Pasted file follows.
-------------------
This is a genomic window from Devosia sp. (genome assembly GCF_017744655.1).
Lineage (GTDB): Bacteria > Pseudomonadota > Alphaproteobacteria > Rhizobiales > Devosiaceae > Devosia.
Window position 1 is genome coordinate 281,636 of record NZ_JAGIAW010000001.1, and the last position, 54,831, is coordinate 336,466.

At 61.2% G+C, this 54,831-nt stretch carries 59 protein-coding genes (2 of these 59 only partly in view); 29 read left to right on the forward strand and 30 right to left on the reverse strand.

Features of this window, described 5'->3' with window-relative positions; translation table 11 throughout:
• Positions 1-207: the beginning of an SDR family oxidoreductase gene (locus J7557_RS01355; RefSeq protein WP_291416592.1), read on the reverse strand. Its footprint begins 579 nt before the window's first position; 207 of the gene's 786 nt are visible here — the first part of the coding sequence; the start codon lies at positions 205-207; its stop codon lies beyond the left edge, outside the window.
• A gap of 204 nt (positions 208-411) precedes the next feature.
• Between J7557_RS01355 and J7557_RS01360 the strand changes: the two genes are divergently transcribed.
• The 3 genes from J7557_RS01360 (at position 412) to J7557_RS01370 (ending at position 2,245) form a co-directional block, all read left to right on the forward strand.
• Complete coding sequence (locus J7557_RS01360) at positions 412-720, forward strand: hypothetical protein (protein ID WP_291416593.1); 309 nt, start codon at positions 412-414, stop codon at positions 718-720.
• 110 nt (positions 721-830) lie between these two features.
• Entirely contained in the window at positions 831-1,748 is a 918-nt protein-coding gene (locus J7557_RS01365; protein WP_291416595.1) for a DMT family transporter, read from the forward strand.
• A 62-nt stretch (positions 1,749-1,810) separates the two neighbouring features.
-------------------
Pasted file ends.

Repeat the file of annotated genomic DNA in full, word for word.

This is a genomic window from Devosia sp. (genome assembly GCF_017744655.1).
Lineage (GTDB): Bacteria > Pseudomonadota > Alphaproteobacteria > Rhizobiales > Devosiaceae > Devosia.
Window position 1 is genome coordinate 281,636 of record NZ_JAGIAW010000001.1, and the last position, 54,831, is coordinate 336,466.

At 61.2% G+C, this 54,831-nt stretch carries 59 protein-coding genes (2 of these 59 only partly in view); 29 read left to right on the forward strand and 30 right to left on the reverse strand.

Features of this window, described 5'->3' with window-relative positions; translation table 11 throughout:
• Positions 1-207: the beginning of an SDR family oxidoreductase gene (locus J7557_RS01355; RefSeq protein WP_291416592.1), read on the reverse strand. Its footprint begins 579 nt before the window's first position; 207 of the gene's 786 nt are visible here — the first part of the coding sequence; the start codon lies at positions 205-207; its stop codon lies beyond the left edge, outside the window.
• A gap of 204 nt (positions 208-411) precedes the next feature.
• Between J7557_RS01355 and J7557_RS01360 the strand changes: the two genes are divergently transcribed.
• The 3 genes from J7557_RS01360 (at position 412) to J7557_RS01370 (ending at position 2,245) form a co-directional block, all read left to right on the forward strand.
• Complete coding sequence (locus J7557_RS01360) at positions 412-720, forward strand: hypothetical protein (protein ID WP_291416593.1); 309 nt, start codon at positions 412-414, stop codon at positions 718-720.
• 110 nt (positions 721-830) lie between these two features.
• Entirely contained in the window at positions 831-1,748 is a 918-nt protein-coding gene (locus J7557_RS01365; protein WP_291416595.1) for a DMT family transporter, read from the forward strand.
• A 62-nt stretch (positions 1,749-1,810) separates the two neighbouring features.